The facts which gave rise to these allegations are apparently as follows: the defendant obtained judgments against the plaintiff in Franklin Circuit Court, Kentucky in 1987 and 1990 totaling $190,720.00 in civil penalties for violations of Kentucky Revised Statutes Chapter 350. In December 1990, the plaintiff and his then wife filed a Chapter 7 petition and discharge was granted in June 1991. In April 1992, the plaintiff=s wife filed an adversary proceeding to determine the dischargeability of the claim of the defendant herein against her. The adversary proceeding was dismissed with prejudice in August 1992. The defendant began a garnishment of the plaintiff=s wages in December 1994. In August 1995, the plaintiff filed a Chapter 13 petition which was dismissed in November of that year because the plaintiff exceeded the $250,000.00 limit for unsecured liquidated noncontingent debt as set out in 11 U.S.C. '109.

After the dismissal of the Chapter 13 case, the defendant began garnishing the plaintiff=s wages again. In December 1995, the plaintiff filed a Chapter 11 case which was dismissed in April 1996 on the motion of the United States Trustee. Once again, the garnishment of the plaintiff=s wages resumed, and the plaintiff filed a Motion to Hold the Cabinet=s Garnishment in Abeyance or to Cancel Garnishment of Defendant=s Wages in Franklin Circuit Court in the 1989 civil case. In July 1996 the Franklin Circuit Court entered an order denying the plaintiff=s Motion and holding that the civil penalties owing to the defendant were nondischargeable in bankruptcy pursuant to 11 U.S.C. '523(a)(7). A dischargeability question under this subsection is of the type over which bankruptcy courts have concurrent, but not exclusive, jurisdiction. See In re Galbreath, 83 B.R. 549, 551 (Bkrtcy.S.D.Ill. 1988).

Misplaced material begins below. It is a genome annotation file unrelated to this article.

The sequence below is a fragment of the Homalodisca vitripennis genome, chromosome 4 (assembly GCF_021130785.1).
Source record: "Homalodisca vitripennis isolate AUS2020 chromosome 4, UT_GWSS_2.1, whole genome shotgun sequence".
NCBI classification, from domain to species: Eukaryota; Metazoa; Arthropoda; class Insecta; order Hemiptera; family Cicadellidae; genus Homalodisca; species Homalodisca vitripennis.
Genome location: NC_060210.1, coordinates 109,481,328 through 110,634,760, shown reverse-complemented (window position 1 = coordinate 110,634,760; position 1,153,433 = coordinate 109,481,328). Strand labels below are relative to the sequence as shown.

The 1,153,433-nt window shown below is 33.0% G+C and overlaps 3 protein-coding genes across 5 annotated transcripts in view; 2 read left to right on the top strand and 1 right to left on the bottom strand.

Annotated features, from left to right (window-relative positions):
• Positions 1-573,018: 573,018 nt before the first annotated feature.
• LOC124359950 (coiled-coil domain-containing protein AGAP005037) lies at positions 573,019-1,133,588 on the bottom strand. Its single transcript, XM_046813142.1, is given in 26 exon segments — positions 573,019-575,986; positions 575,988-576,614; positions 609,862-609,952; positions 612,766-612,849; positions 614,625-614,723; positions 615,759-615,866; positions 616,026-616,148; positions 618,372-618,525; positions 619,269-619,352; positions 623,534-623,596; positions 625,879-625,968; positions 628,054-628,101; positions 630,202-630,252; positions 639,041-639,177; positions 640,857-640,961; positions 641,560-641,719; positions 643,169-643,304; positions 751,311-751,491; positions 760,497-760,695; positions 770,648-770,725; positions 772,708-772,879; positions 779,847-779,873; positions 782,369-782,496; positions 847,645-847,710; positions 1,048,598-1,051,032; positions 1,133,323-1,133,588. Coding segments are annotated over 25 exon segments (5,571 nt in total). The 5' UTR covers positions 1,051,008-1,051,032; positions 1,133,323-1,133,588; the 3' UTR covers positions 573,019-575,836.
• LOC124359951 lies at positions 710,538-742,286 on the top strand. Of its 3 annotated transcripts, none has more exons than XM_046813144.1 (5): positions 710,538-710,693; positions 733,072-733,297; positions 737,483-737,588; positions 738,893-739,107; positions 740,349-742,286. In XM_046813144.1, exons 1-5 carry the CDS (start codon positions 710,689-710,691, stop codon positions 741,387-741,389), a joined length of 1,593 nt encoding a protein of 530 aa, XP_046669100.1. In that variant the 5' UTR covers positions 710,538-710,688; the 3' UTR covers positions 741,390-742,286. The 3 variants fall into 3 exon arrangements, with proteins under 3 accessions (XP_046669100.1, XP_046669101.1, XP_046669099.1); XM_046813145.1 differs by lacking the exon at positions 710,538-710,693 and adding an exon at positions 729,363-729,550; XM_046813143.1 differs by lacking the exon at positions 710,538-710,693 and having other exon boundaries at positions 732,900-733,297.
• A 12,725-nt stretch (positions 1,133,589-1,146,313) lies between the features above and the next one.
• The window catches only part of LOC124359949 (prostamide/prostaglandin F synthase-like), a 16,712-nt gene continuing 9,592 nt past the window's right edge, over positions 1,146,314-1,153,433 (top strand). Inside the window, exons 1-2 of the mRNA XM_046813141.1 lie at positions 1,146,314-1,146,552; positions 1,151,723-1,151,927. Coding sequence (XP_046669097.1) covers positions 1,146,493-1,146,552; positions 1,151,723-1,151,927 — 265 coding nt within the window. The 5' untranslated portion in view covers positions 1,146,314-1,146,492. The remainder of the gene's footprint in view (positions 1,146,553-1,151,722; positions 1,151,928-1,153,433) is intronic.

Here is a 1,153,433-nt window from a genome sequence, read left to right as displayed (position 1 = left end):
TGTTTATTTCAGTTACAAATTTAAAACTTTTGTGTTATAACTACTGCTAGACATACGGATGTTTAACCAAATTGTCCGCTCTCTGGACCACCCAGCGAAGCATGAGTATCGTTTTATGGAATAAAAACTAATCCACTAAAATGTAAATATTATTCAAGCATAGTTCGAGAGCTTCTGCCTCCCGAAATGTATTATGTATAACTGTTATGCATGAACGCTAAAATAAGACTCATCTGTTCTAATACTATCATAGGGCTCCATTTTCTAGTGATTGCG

In June 1997, the plaintiff filed his fourth bankruptcy, the present Chapter 7 case. The debt to the defendant is listed therein in the amount of $432,586.34. In September 1997 the defendant was granted relief from the automatic stay to resume the garnishment. The defendant=s motion for relief was based on the ruling of the Franklin Circuit Court that the debt owed to it by the plaintiff was nondischargeable. This Court=s Order granting relief from stay also states that the plaintiff=s debt to the defendant is nondischargeable pursuant to 11 U.S.C. '523(a)(7). The plaintiff=s Motion to Reconsider Order Lifting Stay was overruled on October 17, 1997. There has been no further appeal.

In determining whether it was reasonable for counsel for the plaintiff to file the within Complaint and Amended Complaint, the Court must first consider that these pleadings seek to have the plaintiff=s debt to the defendant declared dischargeable. The issue of the dischargeability of this debt has been resolved. This Court has recited that it is nondischargeable, as set out above. The Franklin Circuit Court made the same determination in the interim between the third bankruptcy case and this one.

The contention that the plaintiff should have a so-called Ahardship discharge@ because the debt is large and cannot be paid off in the plaintiff=s lifetime has no basis in law or logic in a Chapter 7 proceeding. It certainly has no basis in the Bankruptcy Code. Counsel for the plaintiff makes some reference in this cause of action to 11 U.S.C. '523(a)(8). There is language about hardship in that subsection, but it has to do with student loans, and is inapplicable here. Further, many debtors have sizeable debts declared nondischargeable. Many others who have never filed bankruptcy are faced with huge debts which they struggle to pay off. Whether such a situation is caused by ill fortune, bad judgment, or violation of the law, as in the instant case, the law does not relieve a debtor of responsibility for his debt merely because it will cause him difficulty.